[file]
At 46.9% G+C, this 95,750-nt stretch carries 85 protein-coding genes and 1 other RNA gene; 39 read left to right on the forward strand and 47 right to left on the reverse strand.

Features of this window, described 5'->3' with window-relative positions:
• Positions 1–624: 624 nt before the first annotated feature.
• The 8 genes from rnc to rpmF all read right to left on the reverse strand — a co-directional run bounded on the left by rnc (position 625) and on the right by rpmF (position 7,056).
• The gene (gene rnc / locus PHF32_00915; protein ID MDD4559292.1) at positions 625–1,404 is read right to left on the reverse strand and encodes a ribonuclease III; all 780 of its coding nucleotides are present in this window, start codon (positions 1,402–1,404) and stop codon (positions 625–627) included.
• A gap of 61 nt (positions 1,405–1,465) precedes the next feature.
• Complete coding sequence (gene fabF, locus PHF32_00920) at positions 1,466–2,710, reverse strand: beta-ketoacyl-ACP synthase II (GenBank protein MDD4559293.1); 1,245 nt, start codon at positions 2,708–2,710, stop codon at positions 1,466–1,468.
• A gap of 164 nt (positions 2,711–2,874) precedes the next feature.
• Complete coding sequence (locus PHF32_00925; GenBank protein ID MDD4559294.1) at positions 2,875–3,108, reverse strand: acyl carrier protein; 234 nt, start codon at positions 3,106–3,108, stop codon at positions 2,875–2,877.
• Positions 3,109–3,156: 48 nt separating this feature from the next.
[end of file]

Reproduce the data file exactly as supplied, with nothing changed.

At 46.9% G+C, this 95,750-nt stretch carries 85 protein-coding genes and 1 other RNA gene; 39 read left to right on the forward strand and 47 right to left on the reverse strand.

Features of this window, described 5'->3' with window-relative positions:
• Positions 1–624: 624 nt before the first annotated feature.
• The 8 genes from rnc to rpmF all read right to left on the reverse strand — a co-directional run bounded on the left by rnc (position 625) and on the right by rpmF (position 7,056).
• The gene (gene rnc / locus PHF32_00915; protein ID MDD4559292.1) at positions 625–1,404 is read right to left on the reverse strand and encodes a ribonuclease III; all 780 of its coding nucleotides are present in this window, start codon (positions 1,402–1,404) and stop codon (positions 625–627) included.
• A gap of 61 nt (positions 1,405–1,465) precedes the next feature.
• Complete coding sequence (gene fabF, locus PHF32_00920) at positions 1,466–2,710, reverse strand: beta-ketoacyl-ACP synthase II (GenBank protein MDD4559293.1); 1,245 nt, start codon at positions 2,708–2,710, stop codon at positions 1,466–1,468.
• A gap of 164 nt (positions 2,711–2,874) precedes the next feature.
• Complete coding sequence (locus PHF32_00925; GenBank protein ID MDD4559294.1) at positions 2,875–3,108, reverse strand: acyl carrier protein; 234 nt, start codon at positions 3,106–3,108, stop codon at positions 2,875–2,877.
• Positions 3,109–3,156: 48 nt separating this feature from the next.